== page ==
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Council finalizes new hangar ground leases

What started with a bang ended with more of a whimper as the City Council voted unanimously to approve revised lease terms on a dozen hangars at the Boulder City Municipal Airport.

After a series of requests for staff to go on the record explaining things like fair market value and how an enterprise fund works (issues which have already been extensively covered by the Boulder City Review), the council combined all of the proposed leases into a single motion and approved them without further discussion.

What was not discussed is the crux of the issue: ground lease rates versus building lease rates. Under the terms of the original leases signed 30 years ago (20-year leases with an option to extend for an additional 10 years at the same terms), the city had the right to assume ownership of the hangars at the end of the lease period and negotiate new leases based on the building and the land.

Though a previous council had exercised that option on a group of hangars whose leases expired in the past several years, this version of the council has opted not to exercise that legal right, which is known as reversion.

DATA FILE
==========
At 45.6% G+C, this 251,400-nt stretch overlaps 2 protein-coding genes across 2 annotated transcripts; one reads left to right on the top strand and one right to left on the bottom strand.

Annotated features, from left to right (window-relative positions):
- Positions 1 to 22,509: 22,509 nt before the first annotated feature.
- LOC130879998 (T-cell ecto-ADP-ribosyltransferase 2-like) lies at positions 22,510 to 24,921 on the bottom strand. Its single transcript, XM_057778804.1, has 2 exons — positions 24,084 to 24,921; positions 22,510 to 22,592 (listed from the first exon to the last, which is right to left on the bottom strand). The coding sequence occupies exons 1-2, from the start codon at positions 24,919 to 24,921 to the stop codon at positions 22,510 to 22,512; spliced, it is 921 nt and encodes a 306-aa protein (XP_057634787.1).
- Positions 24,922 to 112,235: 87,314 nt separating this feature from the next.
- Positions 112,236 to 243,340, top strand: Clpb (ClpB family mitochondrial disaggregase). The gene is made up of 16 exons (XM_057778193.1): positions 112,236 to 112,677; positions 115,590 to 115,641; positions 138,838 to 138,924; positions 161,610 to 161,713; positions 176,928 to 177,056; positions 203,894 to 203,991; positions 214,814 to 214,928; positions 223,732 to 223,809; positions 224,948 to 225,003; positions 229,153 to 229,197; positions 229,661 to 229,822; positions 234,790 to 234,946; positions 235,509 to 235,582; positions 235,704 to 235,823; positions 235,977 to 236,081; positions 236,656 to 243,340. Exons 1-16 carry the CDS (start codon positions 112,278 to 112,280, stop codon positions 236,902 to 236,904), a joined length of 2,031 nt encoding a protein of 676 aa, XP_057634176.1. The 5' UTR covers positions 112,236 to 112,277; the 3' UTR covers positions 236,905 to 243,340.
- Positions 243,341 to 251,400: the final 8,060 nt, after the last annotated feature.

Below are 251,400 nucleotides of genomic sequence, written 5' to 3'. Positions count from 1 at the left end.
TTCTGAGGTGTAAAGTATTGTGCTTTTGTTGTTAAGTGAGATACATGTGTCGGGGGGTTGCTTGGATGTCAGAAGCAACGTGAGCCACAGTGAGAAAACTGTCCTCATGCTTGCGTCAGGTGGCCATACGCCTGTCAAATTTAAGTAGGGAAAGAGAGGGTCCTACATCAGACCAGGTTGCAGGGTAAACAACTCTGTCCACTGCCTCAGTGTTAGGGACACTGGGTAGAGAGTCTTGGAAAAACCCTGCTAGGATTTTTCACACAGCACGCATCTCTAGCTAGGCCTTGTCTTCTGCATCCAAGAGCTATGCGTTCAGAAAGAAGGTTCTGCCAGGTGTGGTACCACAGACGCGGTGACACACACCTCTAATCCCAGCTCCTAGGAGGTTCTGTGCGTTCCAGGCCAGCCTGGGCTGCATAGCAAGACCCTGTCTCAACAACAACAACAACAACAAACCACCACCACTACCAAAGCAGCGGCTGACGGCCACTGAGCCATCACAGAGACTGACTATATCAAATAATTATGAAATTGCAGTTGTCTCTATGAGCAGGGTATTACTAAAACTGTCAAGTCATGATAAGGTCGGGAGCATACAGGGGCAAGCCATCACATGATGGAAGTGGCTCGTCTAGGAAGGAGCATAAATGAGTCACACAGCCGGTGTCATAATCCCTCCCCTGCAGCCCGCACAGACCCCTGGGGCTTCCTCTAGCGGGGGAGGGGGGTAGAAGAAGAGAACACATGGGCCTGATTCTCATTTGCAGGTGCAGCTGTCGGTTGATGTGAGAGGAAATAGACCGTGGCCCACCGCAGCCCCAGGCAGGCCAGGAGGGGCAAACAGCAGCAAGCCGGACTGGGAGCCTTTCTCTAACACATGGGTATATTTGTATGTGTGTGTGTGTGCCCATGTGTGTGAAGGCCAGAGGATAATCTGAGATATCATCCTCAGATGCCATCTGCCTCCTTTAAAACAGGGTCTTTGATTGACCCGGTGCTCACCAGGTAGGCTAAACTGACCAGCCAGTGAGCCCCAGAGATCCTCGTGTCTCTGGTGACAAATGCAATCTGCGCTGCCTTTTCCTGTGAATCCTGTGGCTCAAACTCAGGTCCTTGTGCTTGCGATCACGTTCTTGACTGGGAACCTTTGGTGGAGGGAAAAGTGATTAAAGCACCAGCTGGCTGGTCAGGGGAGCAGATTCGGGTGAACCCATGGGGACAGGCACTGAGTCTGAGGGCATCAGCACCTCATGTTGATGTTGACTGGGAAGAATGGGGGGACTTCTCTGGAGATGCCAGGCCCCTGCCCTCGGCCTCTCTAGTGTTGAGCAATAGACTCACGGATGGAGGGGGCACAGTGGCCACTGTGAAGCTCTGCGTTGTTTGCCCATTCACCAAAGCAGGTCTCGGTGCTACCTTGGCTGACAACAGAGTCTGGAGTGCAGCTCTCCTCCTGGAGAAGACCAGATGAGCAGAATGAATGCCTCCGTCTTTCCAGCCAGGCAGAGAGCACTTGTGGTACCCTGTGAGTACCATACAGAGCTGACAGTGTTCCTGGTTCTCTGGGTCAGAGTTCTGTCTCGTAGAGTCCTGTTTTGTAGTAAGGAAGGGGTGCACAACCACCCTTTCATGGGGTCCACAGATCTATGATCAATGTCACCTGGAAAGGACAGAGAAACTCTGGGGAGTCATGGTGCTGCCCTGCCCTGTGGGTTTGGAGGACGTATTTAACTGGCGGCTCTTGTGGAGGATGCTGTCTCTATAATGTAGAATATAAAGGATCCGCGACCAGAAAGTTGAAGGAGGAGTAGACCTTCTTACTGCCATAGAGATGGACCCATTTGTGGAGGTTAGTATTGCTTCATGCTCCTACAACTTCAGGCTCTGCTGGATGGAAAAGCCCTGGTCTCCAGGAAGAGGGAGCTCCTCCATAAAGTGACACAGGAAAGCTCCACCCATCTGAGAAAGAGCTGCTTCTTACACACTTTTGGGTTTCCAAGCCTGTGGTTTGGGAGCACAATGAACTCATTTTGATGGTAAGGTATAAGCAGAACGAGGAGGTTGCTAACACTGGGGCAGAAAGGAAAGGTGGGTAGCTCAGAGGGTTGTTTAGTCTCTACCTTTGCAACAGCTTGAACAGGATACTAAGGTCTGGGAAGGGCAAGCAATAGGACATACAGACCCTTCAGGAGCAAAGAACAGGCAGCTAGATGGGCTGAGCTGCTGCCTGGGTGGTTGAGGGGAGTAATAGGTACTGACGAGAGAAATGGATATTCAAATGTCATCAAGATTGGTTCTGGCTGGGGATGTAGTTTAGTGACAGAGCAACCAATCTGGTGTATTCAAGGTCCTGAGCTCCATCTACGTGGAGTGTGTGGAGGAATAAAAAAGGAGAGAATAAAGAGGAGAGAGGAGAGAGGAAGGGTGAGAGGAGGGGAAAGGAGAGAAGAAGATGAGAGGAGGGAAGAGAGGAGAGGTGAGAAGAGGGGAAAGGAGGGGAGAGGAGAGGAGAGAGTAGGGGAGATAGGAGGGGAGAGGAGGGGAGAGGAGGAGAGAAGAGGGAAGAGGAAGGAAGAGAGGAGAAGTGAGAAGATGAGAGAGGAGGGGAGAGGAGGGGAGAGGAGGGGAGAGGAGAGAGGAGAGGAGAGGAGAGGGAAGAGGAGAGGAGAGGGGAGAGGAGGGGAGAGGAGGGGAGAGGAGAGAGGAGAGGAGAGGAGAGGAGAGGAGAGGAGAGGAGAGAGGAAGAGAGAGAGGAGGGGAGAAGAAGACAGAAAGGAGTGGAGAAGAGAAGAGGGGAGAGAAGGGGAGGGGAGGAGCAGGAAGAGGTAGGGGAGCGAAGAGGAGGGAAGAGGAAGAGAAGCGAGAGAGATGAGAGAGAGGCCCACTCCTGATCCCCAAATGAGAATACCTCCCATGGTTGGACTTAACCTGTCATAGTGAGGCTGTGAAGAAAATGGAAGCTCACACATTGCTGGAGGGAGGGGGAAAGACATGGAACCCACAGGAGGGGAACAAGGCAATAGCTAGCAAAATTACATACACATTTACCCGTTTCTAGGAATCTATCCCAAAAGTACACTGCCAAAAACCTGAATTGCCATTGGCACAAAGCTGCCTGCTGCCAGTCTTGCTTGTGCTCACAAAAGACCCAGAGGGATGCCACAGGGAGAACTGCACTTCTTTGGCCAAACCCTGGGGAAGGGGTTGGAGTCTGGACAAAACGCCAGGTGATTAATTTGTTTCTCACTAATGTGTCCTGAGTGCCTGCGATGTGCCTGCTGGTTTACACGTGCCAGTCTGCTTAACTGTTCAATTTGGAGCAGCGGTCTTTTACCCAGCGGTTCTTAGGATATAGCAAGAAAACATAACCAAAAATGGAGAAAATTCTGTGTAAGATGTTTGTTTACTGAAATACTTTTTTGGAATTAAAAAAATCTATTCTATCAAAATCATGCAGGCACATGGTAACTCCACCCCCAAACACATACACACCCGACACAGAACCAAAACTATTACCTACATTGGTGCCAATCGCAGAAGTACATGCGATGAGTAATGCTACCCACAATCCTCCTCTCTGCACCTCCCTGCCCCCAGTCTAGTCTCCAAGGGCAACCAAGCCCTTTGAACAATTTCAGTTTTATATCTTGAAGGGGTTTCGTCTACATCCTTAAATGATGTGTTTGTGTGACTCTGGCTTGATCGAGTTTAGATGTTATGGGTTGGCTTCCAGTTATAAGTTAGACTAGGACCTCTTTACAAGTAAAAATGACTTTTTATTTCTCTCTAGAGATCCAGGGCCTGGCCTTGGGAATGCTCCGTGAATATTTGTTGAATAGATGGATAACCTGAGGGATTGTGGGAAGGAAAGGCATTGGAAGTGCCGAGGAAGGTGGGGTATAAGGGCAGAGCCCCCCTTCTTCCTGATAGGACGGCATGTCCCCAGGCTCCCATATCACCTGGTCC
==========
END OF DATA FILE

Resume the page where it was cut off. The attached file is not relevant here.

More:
In a previous meeting, the council voted to flatten all of the lease rates so that everyone leasing space for a hangar will end up paying the same rate as leases expire and are then extended. This does not apply to the hangars, which the city took possession of and that rent for much higher building rates.

As these are improved ground leases, the lessees are only paying for the space under which the hangars are built as well as for basic improvements such as the installation of utility services, not for the hangars themselves.

When discussion was underway about flattening the rates, the proposal was to take the amount of money currently collected by the city for ground leases and divide that by the number of hangars to come up with a new rate.

In the initial discussion, put forward by Councilmember Steve Walton, the idea was floated to then apply a percentage increase — put forward at that time as something between 15% and 25% — and make that the new rate.